The unit managers need to buy into the process as well and be willing to coach their staff if need be. Meade, Bursell and Ketelsen noted "a key factor to successful implementation of an intervention on a nursing unit is hospital leadership, especially that of nurse managers."2 Nursing leadership should also focus on "enlisting staff champions to ensure rounding behaviors are performed consistently on all shifts."11
In some facilities, managers have taken on the responsibility of performing daily rounding on the staff to ensure compliance with the rounding program. This can be done through interviewing the patient and checking to see whether the staff is using the message board if that is a part of the program. When the manager finds a staff member consistently performs rounding, the manager will thank this staff member in a staff meeting or on the spot in front of other staff members. This public recognition can help motivate other staff members to follow the program.
However, if the manager finds a staff member is not participating in the program, then the staff member will be privately confronted. Expectations will be reviewed, as will the importance of following program. The manager then has an opportunity to suggest different ways to help with compliance. If the staff member consistently fails to follow the program, the manager should consider disciplinary action.
Even with the barriers, many institutions have successfully adopted rounding programs because of the immense benefits. Additionally, it is thought that rounding can decrease pressure ulcers, but further research needs to be done to verify this. And remember, no two rounding programs are the same. Each program shares the basic concepts, but every facility adopts certain elements to meet their specific needs. There are even differences within specialty units such as maternity. However, the goals are always the same: to increase patient safety, satisfaction and staff retention, as well as maintain a quieter environment.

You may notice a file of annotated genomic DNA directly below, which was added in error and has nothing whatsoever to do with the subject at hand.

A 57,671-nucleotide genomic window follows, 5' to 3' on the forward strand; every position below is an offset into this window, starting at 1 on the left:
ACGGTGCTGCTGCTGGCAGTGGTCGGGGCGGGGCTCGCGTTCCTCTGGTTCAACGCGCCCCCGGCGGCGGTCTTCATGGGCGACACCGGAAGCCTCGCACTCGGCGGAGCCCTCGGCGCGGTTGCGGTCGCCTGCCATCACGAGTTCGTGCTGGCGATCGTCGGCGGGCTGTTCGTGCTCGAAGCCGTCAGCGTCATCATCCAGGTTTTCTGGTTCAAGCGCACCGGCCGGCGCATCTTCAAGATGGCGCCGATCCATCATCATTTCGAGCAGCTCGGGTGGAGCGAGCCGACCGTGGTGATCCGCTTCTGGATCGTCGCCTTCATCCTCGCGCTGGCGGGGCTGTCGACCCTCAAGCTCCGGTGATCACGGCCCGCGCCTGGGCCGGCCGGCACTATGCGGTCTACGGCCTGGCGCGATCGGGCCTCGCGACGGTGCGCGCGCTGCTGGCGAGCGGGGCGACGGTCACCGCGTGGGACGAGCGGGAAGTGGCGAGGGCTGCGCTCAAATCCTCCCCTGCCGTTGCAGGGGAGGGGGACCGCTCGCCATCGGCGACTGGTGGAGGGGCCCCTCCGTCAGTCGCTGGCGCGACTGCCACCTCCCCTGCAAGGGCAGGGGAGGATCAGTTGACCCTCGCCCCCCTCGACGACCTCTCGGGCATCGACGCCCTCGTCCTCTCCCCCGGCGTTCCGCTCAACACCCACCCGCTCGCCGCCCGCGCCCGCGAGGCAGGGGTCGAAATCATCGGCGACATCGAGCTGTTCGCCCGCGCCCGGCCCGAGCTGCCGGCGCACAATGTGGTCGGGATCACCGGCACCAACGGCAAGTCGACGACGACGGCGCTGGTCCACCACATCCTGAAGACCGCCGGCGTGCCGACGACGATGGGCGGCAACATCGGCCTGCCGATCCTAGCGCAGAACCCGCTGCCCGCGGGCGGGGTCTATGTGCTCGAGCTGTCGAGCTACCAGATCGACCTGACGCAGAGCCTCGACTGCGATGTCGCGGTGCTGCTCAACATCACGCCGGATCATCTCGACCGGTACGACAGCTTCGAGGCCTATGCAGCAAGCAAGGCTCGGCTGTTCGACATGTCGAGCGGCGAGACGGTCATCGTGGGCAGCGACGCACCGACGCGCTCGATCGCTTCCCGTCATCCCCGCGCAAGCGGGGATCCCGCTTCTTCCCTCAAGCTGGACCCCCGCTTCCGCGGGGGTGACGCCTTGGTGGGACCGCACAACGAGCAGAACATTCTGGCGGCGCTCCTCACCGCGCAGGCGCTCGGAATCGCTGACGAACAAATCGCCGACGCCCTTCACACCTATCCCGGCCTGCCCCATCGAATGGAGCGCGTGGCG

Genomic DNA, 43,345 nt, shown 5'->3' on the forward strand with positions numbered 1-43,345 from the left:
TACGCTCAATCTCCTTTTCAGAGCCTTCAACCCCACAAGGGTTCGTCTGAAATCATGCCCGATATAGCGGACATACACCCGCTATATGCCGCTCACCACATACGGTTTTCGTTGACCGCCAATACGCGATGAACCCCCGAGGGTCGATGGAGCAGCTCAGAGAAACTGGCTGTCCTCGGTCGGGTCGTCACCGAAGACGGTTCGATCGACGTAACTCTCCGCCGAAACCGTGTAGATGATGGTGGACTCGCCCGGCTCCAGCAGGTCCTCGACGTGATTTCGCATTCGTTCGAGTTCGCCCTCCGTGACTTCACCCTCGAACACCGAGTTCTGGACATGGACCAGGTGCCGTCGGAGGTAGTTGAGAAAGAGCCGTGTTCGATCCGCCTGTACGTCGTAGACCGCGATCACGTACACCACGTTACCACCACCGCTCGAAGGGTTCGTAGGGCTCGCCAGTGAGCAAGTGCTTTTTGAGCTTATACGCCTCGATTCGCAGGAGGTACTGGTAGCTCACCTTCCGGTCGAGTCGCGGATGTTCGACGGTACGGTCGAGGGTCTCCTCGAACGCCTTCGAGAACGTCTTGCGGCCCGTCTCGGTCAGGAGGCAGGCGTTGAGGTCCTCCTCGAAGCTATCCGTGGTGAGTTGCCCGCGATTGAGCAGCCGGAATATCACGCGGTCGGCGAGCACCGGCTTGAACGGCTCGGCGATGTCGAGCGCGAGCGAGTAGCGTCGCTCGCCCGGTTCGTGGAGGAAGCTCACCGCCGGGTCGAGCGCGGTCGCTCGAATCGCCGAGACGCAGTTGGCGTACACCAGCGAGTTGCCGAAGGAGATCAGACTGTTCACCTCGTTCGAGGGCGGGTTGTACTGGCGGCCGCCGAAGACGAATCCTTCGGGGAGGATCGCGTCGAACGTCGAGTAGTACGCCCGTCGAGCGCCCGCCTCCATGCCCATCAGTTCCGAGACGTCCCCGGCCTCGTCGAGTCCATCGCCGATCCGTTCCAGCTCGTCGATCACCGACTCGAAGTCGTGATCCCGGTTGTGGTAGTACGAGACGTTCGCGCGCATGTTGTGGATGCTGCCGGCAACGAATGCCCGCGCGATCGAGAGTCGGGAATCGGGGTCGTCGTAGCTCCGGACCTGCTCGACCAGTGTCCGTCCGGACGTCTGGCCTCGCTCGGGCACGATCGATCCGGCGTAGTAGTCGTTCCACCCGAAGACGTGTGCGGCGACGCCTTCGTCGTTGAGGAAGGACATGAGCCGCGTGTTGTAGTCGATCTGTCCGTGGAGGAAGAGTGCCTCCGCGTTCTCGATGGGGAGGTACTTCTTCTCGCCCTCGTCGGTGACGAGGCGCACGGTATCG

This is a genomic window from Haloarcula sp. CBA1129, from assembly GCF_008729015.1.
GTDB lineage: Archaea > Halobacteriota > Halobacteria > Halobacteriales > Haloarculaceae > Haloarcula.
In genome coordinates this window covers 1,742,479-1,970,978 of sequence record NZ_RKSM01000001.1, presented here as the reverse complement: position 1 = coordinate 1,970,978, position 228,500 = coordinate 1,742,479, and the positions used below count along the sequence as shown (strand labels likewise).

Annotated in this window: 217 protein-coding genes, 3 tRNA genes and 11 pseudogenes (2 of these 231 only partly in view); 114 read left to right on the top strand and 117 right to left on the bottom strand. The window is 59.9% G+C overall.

1. Sheedy, S. (1989). Responding to patients: The unit hostess. Journal of Nursing Administration, 19(4), 31-33.
2. Meade, C., Bursell, A., & Ketelsen, L. (2006). Effects of nursing rounds on patients' call light use, satisfaction, and safety. American Journal of Nursing, 106(9), 58-70.
3. Woodward, J.L. (2009). Effects of rounding on patient satisfaction and patient safety on a medical-surgical unit. Clinical Nurse Specialist, 23(4), 200-206.
4. HCPro (2007, 26 April). Hourly rounding improves patient safety. Staff Development Weekly: Insight on Evidence-Based Practice in Education. Retrieved Oct. 4, 2012, from the World Wide Web: http://www.hcpro.com/print/NRS-69788-975/Hourly-rounding-improves-patient-safety.html
5. Advisory Board Company (2006, June 2). Hourly rounding decreases call light frequency, may ultimately improve care quality. Nurse Executive Watch.
6. Tzeng, H., & Yin, C. (2008). Nurses' solutions to prevent inpatient falls in hospital patient rooms. Nursing Economics, 26(3), 179-187.
7. Orr, N., Tranum, K., & Kupperschmidt, B. (2007). Hourly rounding for positive patient and staff outcomes: Fairy tale or success story? Oklahoma Nurse, 51(4), 11.
8. Ford, B. (2010). Hourly rounding: A strategy to improve patient satisfaction scores. Medsurg Nursing, 19(3), 188-191.
9. Ulianmo, V., & Ligotti, N. (2011). Patient satisfaction and patient safety: Outcomes of purposeful rounding. Topics in Patient Safety, 11(4), 1,4.
10. Deitrick, L., Baker, K., Paxton, H., Flores, M., & Swavely, D. (2012). Hourly rounding: Challenges with implementation of an evidence-base process. Journal of Nursing Quality, 27(1), 13-19.
11. Olrich, T., Kalman, M., & Nigolian, C. (2012). Hourly rounding: A replication study. MedSurg Nursing, 21(1), 23-26, 36.
Kristin E. Davies is a clinical educator at Grand View Hospital, Sellersville, PA.